Saint Bonaventure was the almost exact contemporary of Saint Thomas Aquinas (1225-1274). The ‘Angelic Doctor’ (Thomas) and the ‘Seraphic Doctor’ (Bonaventure) were the two great brainy saints of the thirteenth century, and indeed of all time. They were both Italians, Bonaventure hailing from Viterbo, and Aquinas, obviously enough, from Aquino. In their time, before the founding of the Jesuits, the Franciscans and the Dominicans, the two new mendicant orders to which Bonaventure and Aquinas belonged, were rivals. Aquinas is the model Dominican theologian (I recently caught a Dominican writing, ‘our father Saint Thomas’, and had to point out to him that ‘our Father’ in the order is Saint Dominic). And as I will say later, Bonaventure really did take up the baton from Saint Francis in an important way. So these two great saints, Bonaventure and Thomas, are often taken as rivals, as if they had been competing athletes, like two tennis champions of the same age who year after year batted it out in the Wimbledon final.
Because they were the two leading lights of high scholastic theology, Thomas and Bonaventure have often been contrasted, and indeed, to put it more strongly, theology has often made the two saints to represent two opposing paths in theology. The Franciscan Saint Bonaventure is made to represent a rigorist, anti-intellectual, Augustinian path, whilst the Dominican Thomas Aquinas is taken as a model of pro-intellectual, Aristotelian theology which is tough-minded, inclusive and open.
There is some truth in the contrast, but also a mistake. Let’s start with the mistake. It’s a mistake to think that Aquinas was a mediating, inclusive theologian and Bonaventure was not. Aquinas’ great vocation was to mediate Aristotle to his contemporaries. He had to ‘baptize Aristotle’ for his contemporaries because a determined group of people in the Latin West were set upon taking up the new discovery of Aristotle’s writing and using it to promote untrammeled naturalism, secularism and a radical separation of philosophy and theology which made theological faith sound ridiculous and contradictory. So Thomas had to baptize Aristotle because in the mid 13th century, an unbaptized Aristotle was not just a neutral pagan from the 5th century BC, but a dangerous and deliberately anti-Christian thinker. I’m sure Thomas Aquinas also loved Aristotle and rightly thought the Metaphysics and the Ethics are great stuff, but above all, this rigorist Dominican saint recognized the danger of Aristotle-the-loose-canon, whose thought had not been integrated with Christian thinking.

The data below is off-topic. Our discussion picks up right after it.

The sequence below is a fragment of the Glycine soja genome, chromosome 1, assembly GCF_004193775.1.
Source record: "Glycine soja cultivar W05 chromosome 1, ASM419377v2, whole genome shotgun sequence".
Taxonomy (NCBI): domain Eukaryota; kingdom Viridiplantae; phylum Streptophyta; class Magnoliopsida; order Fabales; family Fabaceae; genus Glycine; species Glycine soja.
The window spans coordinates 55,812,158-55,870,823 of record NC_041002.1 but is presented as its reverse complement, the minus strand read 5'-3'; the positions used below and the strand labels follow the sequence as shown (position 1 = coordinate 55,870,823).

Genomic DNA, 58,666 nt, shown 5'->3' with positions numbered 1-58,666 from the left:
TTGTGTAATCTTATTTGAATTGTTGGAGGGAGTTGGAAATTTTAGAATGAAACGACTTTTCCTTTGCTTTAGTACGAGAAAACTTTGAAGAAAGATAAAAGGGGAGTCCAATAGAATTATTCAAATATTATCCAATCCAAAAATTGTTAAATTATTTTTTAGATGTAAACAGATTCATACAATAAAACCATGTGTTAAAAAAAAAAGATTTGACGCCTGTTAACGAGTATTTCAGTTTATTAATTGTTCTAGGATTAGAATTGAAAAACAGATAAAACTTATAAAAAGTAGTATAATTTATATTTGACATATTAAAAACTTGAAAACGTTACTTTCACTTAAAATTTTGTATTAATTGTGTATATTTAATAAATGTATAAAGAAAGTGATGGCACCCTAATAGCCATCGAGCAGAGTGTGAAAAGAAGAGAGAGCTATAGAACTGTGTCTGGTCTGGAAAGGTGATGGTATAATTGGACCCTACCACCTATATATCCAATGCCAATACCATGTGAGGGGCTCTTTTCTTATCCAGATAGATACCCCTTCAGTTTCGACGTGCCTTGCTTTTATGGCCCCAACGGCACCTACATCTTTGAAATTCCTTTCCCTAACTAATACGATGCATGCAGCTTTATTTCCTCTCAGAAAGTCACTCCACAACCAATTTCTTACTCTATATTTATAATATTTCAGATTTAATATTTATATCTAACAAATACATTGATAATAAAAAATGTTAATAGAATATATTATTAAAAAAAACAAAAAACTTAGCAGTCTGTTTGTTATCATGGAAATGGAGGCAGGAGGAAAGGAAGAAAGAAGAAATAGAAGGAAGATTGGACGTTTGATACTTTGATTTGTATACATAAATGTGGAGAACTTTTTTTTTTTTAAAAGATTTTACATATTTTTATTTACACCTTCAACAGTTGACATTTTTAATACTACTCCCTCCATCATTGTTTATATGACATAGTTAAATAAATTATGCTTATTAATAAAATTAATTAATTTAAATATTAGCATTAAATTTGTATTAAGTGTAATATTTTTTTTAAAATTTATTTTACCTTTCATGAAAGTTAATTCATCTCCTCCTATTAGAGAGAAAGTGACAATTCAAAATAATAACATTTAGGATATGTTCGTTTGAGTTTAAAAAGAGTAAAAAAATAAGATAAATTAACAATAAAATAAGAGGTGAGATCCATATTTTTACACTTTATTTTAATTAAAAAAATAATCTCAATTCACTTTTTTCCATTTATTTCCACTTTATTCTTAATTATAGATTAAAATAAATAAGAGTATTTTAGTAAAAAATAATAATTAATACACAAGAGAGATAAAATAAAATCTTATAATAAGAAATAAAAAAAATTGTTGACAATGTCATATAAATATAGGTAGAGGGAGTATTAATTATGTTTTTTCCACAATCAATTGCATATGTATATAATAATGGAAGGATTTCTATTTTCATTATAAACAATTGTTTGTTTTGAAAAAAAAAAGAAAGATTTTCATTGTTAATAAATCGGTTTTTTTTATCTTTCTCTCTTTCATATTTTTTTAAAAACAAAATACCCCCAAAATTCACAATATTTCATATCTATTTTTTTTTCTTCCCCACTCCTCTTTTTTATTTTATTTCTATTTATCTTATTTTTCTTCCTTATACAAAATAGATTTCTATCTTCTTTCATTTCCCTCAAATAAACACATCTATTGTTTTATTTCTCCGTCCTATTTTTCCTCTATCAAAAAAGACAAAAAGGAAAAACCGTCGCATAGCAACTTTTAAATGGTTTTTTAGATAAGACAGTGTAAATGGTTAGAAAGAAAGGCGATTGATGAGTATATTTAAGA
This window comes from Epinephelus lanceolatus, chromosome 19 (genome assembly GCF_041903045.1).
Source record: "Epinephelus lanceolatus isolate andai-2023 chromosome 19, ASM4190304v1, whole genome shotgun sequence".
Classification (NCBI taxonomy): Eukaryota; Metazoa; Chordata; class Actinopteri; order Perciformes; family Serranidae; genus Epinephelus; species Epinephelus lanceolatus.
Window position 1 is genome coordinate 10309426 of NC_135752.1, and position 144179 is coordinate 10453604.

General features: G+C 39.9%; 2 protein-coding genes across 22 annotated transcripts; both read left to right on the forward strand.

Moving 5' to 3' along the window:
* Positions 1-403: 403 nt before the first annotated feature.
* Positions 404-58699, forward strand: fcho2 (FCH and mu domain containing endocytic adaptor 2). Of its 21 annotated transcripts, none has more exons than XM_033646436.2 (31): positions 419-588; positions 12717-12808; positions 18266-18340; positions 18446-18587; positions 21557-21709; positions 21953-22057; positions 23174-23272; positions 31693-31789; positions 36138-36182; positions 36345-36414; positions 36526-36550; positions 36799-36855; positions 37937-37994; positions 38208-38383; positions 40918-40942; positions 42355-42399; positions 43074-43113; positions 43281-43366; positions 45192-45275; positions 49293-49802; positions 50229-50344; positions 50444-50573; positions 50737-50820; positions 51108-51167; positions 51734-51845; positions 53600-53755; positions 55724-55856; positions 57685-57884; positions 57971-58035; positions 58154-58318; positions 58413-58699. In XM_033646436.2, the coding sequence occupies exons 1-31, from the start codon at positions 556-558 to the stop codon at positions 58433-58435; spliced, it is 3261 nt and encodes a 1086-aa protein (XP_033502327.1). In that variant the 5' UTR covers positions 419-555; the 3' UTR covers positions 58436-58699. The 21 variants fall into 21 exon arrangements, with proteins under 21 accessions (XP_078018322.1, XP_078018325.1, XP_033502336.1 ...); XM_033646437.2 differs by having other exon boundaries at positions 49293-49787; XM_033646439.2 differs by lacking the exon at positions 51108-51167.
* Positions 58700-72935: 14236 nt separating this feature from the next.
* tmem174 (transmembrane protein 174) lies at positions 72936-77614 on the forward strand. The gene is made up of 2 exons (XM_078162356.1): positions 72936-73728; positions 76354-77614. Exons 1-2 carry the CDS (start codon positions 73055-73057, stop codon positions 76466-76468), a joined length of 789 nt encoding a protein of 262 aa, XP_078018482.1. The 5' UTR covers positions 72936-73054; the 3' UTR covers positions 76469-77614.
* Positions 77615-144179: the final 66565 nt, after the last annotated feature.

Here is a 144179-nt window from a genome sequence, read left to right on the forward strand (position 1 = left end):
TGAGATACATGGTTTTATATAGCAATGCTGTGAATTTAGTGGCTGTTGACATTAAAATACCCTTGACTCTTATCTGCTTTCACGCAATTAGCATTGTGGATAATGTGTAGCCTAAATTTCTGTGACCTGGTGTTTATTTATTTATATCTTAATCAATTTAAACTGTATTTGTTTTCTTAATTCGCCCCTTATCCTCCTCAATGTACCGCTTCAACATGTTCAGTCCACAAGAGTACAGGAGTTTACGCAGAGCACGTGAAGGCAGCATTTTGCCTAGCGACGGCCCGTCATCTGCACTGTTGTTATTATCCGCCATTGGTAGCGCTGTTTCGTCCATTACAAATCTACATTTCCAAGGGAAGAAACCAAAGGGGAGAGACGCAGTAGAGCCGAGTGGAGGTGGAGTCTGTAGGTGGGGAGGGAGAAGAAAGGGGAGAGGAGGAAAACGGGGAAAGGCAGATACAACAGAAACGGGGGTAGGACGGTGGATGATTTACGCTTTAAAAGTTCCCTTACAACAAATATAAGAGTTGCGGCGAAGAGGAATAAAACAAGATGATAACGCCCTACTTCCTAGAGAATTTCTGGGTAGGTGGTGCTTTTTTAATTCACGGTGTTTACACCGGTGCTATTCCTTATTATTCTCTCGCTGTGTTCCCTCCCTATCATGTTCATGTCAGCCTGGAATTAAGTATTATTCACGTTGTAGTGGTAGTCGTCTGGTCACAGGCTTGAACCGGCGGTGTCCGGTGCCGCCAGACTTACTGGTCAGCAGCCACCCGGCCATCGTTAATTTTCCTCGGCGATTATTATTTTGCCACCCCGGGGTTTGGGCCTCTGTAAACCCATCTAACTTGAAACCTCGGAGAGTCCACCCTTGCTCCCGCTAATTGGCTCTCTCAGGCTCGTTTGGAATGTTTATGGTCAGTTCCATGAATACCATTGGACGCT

Bonaventure performed just the same task of mediatory integration, only not with Aristotle but with ‘radical Gospel Christianity.’ It’s well known that after Saint Francis died, the Franciscan order was split between the ‘radical’ group, who wanted the order to follow Francis very literally, and the more moderate, worldly, ‘spirit of saint Francis’ Franciscans. The first lot, the radical Franciscans also quickly got mixed up with imminent eschatology, that is, with folks who took the book of Revelation very literally and saw the life of Francis and the birth of their own Franciscan order as harbingers of the End Times, end times which would be played out in technicolour in the very near future. The radical Franciscans were fervently attached to poverty because it was all part of the literalistic reading of Scripture which made them hope that the marriage of heaven and earth depicted in the last chapters of Revelation would soon be consummated. At the time that Bonaventure took the helm as General of the Franciscan Order, in 1257 his predecessor had been put in the slammer for professing and promoting Radical Franciscan doctrines.